Kansas State women's basketball star Ayoka Lee announces return for seventh season

Ayoka Lee announced she is staying at Kansas State for her last year of eligibility.
Mar 24, 2024; Manhattan, Kansas, USA; Kansas State Wildcats center Ayoka Lee (50) blocks out a Colorado defender.
Mar 24, 2024; Manhattan, Kansas, USA; Kansas State Wildcats center Ayoka Lee (50) blocks out a Colorado defender. / Scott Sewell-USA TODAY Sports

Ayoka Lee isn't going anywhere just yet. The 6-foot-6 center out of Byron, Minnesota decided to make her return to Kansas State for her last year of college eligibility. Lee made her announcement on social media with the help of Kansas State women's basketball on social media with the caption "not done yet..."

Lee will be returning for her seventh season with the Wildcats which if it seems like a lot, it is. Lee started at K-State in 2018, but in her first year redshirted as a true freshman. Lee then played the next season, but it was cut short due to the COVID-19 pandemic giving Lee another year of eligibility. Then in the 2022-2023 season, Lee tore her ACL knocking her out for the year and giving her the ability to medical redshirt that year.

So with three extra years of eligibility, Lee can come back and play one more season under head coach Jeff Mittie. With the majority of the Kansas State squad sticking around next year, the Wildcats will now only lose seniors Gabby Gregory and Rebekah Dallinger. Lee will be able to team up with Serena Sundell for another year.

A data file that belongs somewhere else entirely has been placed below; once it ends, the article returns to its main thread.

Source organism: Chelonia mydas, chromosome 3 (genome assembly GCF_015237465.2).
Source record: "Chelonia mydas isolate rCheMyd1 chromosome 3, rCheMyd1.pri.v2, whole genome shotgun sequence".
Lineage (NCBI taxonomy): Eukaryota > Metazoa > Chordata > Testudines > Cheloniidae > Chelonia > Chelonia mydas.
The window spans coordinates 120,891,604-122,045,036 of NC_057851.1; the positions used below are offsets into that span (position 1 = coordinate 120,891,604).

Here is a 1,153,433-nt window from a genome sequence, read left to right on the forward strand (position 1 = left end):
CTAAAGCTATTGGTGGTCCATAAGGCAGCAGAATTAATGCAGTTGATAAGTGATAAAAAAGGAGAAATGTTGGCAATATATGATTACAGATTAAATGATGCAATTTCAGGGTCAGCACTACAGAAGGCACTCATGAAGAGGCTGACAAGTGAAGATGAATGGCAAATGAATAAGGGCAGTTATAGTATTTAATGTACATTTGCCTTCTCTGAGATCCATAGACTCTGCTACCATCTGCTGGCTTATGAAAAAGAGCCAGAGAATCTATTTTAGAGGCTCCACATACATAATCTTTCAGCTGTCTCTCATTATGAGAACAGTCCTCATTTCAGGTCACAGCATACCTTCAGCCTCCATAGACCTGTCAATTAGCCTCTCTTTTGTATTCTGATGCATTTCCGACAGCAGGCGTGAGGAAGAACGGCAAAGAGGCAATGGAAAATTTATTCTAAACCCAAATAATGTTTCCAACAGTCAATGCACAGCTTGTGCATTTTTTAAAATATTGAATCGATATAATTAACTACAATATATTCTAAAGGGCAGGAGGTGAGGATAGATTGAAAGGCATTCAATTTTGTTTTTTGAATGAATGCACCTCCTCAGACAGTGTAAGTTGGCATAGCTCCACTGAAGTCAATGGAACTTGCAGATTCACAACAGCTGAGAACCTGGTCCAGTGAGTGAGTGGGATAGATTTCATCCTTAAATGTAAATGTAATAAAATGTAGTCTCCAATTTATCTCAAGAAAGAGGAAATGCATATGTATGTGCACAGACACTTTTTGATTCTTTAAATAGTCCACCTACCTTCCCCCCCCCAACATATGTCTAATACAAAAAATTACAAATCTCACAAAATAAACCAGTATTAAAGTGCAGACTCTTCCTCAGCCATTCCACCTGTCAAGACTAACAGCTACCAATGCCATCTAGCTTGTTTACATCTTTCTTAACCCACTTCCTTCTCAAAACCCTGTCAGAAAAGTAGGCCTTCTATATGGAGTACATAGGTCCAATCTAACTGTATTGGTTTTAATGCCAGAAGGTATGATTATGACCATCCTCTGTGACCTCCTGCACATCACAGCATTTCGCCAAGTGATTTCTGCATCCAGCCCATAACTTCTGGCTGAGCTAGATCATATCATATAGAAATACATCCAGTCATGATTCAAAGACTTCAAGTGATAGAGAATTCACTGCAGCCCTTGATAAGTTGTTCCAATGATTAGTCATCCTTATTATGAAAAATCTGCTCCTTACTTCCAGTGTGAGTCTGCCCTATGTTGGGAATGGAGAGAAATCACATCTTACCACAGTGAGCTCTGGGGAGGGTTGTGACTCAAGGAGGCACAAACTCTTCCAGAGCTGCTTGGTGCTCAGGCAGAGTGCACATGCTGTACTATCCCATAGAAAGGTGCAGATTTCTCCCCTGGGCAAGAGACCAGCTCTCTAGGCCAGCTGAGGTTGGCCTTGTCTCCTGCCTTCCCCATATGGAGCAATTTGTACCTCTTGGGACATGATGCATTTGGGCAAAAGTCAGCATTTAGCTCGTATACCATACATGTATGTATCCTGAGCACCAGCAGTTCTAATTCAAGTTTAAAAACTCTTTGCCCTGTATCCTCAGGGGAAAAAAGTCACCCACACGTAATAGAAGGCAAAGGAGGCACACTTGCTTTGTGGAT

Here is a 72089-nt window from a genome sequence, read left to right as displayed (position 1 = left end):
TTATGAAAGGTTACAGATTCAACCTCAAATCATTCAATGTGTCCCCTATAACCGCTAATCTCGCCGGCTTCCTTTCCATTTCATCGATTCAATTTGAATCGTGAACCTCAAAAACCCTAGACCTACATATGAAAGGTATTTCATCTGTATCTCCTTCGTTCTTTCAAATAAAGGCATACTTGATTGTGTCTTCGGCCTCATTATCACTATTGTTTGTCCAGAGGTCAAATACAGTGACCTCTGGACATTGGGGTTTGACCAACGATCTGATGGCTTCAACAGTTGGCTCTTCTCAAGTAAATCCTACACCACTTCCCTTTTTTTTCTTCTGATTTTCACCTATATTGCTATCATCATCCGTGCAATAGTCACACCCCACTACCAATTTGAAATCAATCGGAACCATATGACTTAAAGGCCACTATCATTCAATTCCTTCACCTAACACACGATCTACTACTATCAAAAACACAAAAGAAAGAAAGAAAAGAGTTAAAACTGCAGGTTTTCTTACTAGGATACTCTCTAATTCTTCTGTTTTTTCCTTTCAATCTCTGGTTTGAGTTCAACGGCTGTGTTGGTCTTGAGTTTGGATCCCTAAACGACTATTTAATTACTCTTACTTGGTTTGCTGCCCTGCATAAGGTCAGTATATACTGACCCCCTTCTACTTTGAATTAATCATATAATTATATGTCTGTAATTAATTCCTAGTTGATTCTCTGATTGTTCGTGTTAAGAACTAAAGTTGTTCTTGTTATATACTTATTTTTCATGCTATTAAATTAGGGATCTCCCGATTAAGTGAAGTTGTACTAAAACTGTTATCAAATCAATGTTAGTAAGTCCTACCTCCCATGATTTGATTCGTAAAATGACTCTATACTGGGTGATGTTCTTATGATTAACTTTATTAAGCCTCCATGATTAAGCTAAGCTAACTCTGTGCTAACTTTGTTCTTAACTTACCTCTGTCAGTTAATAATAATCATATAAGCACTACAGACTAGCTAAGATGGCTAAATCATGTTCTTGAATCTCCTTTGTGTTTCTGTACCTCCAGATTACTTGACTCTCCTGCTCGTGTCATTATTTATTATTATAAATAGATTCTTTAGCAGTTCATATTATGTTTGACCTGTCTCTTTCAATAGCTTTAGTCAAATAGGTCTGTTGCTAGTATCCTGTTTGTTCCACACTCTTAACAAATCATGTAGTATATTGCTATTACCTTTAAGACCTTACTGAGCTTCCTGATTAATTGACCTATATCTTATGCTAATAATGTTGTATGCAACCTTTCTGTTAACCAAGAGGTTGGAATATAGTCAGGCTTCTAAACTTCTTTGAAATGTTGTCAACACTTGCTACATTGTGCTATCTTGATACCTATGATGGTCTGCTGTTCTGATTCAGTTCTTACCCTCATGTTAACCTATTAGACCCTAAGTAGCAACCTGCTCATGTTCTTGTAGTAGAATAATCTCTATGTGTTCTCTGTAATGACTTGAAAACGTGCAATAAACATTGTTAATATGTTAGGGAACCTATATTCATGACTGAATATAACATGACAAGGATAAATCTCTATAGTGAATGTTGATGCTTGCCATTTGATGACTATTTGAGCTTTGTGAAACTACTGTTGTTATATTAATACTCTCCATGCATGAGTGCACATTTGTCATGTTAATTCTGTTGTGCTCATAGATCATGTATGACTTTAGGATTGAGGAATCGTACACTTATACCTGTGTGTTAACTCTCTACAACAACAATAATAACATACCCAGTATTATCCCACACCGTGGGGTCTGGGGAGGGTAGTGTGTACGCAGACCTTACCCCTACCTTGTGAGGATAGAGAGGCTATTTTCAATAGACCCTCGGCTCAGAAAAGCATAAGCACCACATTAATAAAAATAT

Lee was having an amazing season heading into Big 12 play until she needed ankle surgery in late January that put her out for at least a month. After coming back, Lee was still a force to be reckoned with and was instrumental in getting the Wildcats home-court advantage in the NCAA Women's Tournament.

In what many thought would be her last season in purple, Lee finished the year averaging 19.7 points per game, 8.6 rebounds per game, and shot 61.9% from the floor. Lee also finished the season with 75 blocks which is the sixth most in program history and is her third season with 75 or more blocks.

If Lee can stay healthy in her final season she could be in line to break even more records than she has in her past six years. She also could help her WNBA draft stock if she should choose to play at the pro level after college.